LinkedIn scrambles to plug security and privacy breaches

LinkedIn has had a rough week, not only were they caught transmitting sensitive calendar data in plain text to their servers from their iOS app, but a recent security breach has also left more than a few passwords exposed.

The optional calendar feature in the iOS app aims to match up attendees with their LinkedIn profiles. The problem is that to do so, the app transmits sensitive contact, time, place, and dial-in meeting details without any kind of hashing (although it is sent over SSL encryption). The worst part is that the guys who found the privacy breach say LinkedIn doesn't even need to do things this way in order to retain calendar sync functionality. LinkedIn has been fairly unapologetic about their implementation of the feature, claiming that unlike Path they don't store any of the meeting information on their servers. Still, they released an update yesterday that removed the transmission of meeting notes of calendar events.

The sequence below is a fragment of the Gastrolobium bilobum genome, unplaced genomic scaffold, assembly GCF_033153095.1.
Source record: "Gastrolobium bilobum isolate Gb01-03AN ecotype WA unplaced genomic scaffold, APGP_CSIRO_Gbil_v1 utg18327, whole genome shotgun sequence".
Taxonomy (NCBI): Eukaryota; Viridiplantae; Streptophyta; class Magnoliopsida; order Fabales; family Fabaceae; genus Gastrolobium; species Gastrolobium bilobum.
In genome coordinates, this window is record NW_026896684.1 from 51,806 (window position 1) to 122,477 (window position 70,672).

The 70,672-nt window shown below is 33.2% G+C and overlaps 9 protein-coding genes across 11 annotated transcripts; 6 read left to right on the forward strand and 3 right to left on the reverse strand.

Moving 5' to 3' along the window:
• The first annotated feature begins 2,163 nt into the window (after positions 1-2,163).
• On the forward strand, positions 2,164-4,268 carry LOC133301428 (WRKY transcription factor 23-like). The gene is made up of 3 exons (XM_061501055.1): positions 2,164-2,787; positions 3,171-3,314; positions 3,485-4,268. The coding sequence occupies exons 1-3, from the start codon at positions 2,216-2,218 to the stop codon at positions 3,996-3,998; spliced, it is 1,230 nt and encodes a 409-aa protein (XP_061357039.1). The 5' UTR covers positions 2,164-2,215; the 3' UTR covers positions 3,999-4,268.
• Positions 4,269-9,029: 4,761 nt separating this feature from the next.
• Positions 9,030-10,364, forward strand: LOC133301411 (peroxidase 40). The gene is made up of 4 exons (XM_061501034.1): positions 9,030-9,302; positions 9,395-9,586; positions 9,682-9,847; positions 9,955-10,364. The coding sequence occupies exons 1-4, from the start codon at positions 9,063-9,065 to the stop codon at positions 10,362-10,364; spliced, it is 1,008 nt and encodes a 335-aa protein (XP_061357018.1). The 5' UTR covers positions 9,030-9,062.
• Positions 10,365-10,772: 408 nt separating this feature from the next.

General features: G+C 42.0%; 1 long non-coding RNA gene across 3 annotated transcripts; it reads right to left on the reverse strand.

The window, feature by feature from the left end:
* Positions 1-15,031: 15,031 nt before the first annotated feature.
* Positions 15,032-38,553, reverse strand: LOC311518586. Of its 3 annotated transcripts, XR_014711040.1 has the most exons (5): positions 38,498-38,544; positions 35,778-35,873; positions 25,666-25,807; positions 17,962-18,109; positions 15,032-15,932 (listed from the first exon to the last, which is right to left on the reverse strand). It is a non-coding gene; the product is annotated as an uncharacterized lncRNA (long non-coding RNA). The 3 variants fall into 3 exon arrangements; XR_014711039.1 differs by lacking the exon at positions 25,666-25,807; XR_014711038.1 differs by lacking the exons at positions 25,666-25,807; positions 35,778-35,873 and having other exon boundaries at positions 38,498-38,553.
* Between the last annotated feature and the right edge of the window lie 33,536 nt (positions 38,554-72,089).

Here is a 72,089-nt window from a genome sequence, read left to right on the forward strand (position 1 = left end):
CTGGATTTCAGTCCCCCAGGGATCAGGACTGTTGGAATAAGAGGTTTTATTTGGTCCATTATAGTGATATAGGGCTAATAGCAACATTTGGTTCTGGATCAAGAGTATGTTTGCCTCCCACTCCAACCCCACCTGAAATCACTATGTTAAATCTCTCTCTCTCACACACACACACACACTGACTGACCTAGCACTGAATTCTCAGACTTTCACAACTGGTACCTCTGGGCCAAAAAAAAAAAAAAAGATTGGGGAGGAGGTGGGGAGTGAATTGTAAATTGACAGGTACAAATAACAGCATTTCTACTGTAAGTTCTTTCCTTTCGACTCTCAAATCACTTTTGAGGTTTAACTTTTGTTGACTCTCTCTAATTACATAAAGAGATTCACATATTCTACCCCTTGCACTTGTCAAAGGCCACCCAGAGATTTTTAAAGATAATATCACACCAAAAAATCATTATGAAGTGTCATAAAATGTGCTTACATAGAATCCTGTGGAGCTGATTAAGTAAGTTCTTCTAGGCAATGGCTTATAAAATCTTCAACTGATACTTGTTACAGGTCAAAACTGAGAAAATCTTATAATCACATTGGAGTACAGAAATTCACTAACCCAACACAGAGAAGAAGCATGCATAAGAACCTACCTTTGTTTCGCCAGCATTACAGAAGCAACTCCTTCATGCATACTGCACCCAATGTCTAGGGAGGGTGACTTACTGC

As for the passwords, LinkedIn hasn't offered much information as to how or where the breach occurred, but they've automatically reset the password of affected users. LinkedIn has also pledged to add some extra security measures, such as hashing and salting their current password databases.

Considering their membership is predominantly business professionals, this security hooplah is definitely embarrassing and could cost LinkedIn some hard-to-regain credibility. It's unfortunate that Apple didn't catch LinkedIn's calendar gap through the App Store approval process, but the SSL tunnel might have hidden the lack of salting in SHA-1.

That said, how comfortable are you with the idea that other apps on your iPhone or iPad might be sending your data off somewhere in plain text after you've given them permission to access your calendar? What about contacts? Does iOS need a more granular permissions system? How would you feel if your friends were unwittingly sending off personal information about you to a server from their iPhone without your permission?

(Rene and the folks from Tech News Today discussed this on a podcast yesterday, check it out for more.)

Source: LinkedIn, Skycure, TNW